Since upgrading to Proxmox 5, I’ve had very little visibility into my server’s health. HPE hasn’t released packages for debian stretch (proxmox 5) and really for detailed information, those packages are my only choice. I only care about the RAID array however, and after poking around I found that the jessie package of hpacucli installs and works just fine. I used to just pop into the hpe web interface to check on health but that interface isn’t fully functional now. It’s a good time to automate this and do daily checks.
hpacucli can perform a quick query and give me everything I need. So I’m going to perform the query and write it to a file, then set up a cron job to perform that same query daily and just run a diff true/false on it. If true, I’m going to shoot myself an email with the output of the query.
at the time of writing this, here’s my uname -a output
Linux capehenlopen 4.10.15-1-pve #1 SMP PVE 4.10.15-15 (Fri, 23 Jun 2017 08:57:55 +0200) x86_64 GNU/Linux
I added the following hpe source
deb http://downloads.linux.hpe.com/SDR/repo/mcp jessie/current non-free
and following hpe’s recommendation, that line is in
Once the sources is added, the only thing needed here is the hpacucli package, so run an
apt-get install hpacucli
If you want to add the pub keys for hpe, follow their instructions or just run the following, then install hpacucli again without warnings.
curl http://downloads.linux.hpe.com/SDR/hpPublicKey1024.pub | apt-key add - curl http://downloads.linux.hpe.com/SDR/hpPublicKey2048.pub | apt-key add - curl http://downloads.linux.hpe.com/SDR/hpPublicKey2048_key1.pub | apt-key add - curl http://downloads.linux.hpe.com/SDR/hpePublicKey2048_key1.pub | apt-key add -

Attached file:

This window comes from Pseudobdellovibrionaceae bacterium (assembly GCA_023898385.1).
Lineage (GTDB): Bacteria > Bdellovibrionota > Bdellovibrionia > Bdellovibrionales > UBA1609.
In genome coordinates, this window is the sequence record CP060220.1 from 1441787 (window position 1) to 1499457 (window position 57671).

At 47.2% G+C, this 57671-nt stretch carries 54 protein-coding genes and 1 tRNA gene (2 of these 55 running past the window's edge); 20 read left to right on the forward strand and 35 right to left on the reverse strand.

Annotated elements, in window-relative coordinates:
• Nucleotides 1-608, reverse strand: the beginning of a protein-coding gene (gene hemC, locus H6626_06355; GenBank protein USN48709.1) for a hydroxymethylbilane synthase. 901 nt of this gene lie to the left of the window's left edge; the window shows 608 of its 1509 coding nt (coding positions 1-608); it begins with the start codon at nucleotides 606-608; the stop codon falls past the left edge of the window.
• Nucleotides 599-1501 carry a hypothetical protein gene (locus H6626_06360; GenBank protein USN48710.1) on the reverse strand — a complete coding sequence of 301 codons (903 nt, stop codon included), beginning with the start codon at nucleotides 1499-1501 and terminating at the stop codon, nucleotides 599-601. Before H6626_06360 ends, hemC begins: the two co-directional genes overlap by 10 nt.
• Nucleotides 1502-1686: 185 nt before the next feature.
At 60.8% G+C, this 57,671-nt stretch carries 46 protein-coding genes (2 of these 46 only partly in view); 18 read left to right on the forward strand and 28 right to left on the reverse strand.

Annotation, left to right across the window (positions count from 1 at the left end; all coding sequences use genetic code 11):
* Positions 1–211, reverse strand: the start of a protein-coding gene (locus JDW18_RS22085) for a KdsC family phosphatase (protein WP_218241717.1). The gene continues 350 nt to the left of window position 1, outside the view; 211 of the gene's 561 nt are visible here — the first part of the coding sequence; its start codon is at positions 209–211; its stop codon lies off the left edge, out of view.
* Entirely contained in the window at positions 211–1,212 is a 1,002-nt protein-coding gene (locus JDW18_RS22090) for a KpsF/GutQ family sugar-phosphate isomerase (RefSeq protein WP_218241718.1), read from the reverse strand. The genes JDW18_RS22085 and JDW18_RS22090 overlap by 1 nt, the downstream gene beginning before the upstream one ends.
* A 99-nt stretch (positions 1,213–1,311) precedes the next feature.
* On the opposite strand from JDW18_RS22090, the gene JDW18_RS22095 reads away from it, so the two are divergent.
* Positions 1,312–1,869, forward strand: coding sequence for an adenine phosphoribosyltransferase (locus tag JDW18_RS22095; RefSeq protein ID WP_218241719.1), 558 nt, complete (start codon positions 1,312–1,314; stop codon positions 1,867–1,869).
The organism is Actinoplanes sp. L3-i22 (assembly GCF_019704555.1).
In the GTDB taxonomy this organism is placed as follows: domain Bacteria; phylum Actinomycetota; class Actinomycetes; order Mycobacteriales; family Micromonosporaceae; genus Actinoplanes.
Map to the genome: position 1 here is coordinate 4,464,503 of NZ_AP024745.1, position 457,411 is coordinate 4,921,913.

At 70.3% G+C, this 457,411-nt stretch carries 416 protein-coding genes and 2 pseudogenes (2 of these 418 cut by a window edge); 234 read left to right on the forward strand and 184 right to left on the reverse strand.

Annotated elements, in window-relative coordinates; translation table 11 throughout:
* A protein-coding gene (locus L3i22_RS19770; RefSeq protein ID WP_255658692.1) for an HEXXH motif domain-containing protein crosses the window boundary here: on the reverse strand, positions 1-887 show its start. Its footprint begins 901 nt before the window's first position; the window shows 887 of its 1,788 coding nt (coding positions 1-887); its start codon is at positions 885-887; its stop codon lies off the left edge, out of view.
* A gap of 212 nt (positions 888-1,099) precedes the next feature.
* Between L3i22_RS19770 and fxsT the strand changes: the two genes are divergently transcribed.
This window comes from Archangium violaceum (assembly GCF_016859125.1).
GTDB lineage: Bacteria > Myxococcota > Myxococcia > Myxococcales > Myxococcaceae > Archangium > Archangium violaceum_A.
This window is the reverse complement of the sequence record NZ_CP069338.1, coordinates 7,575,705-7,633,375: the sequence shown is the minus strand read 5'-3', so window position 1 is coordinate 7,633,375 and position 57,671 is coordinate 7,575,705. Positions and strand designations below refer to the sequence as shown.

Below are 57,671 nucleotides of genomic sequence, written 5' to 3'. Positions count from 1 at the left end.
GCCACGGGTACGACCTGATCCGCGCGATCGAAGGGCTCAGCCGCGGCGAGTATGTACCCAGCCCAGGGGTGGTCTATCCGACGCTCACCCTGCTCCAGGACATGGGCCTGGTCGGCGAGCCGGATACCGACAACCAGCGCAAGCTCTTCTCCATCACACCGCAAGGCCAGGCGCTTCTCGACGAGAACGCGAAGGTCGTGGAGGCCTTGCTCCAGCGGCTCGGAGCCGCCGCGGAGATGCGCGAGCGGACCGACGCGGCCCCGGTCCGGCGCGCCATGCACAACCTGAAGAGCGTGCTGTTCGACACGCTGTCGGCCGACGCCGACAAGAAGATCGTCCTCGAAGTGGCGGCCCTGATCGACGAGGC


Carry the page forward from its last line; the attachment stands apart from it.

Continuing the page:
However with proxmox, you may need to install curl first
apt-get install curl
mandatory word of warning, be very careful running curl against urls without first verifying the code there. Curl offers convenience at a huge cost if you’re lazy. Here we’re piping it to apt-key, not huge deal.
Once that’s all set, we should be able to run hpacucli and get our output. Here’s what my two servers provide.
root@capehenlopen:/raidlogs# hpacucli ctrl all show config Smart Array P410 in Slot 2 (sn: PACCRID12050DTV) array A (SATA, Unused Space: 0 MB) logicaldrive 1 (2.7 TB, RAID 5, OK) physicaldrive 2I:1:1 (port 2I:box 1:bay 1, SATA, 1 TB, OK) physicaldrive 2I:1:2 (port 2I:box 1:bay 2, SATA, 1 TB, OK) physicaldrive 2I:1:3 (port 2I:box 1:bay 3, SATA, 1 TB, OK) physicaldrive 2I:1:4 (port 2I:box 1:bay 4, SATA, 1 TB, OK) array B (SATA, Unused Space: 0 MB) logicaldrive 2 (465.7 GB, RAID 1, OK) physicaldrive 1I:1:7 (port 1I:box 1:bay 7, SATA, 500 GB, OK) physicaldrive 1I:1:8 (port 1I:box 1:bay 8, SATA, 500 GB, OK) SEP (Vendor ID PMCSIERA, Model SRC 8x6G) 250 (WWID: 50014380188F7EBF)
root@gordonspond:~# hpacucli ctrl all show config Smart Array P410 in Slot 3 (sn: PACCRCN81ZZ1W0X) array A (SATA, Unused Space: 0 MB) logicaldrive 1 (2.7 TB, RAID 5, OK) physicaldrive 1I:0:1 (port 1I:box 0:bay 1, SATA, 1 TB, OK) physicaldrive 1I:0:2 (port 1I:box 0:bay 2, SATA, 1 TB, OK) physicaldrive 1I:0:3 (port 1I:box 0:bay 3, SATA, 1 TB, OK) physicaldrive 1I:0:4 (port 1I:box 0:bay 4, SATA, 1 TB, OK) SEP (Vendor ID PMCSIERA, Model SRC 8x6G) 250 (WWID: 50014380118CDA7F)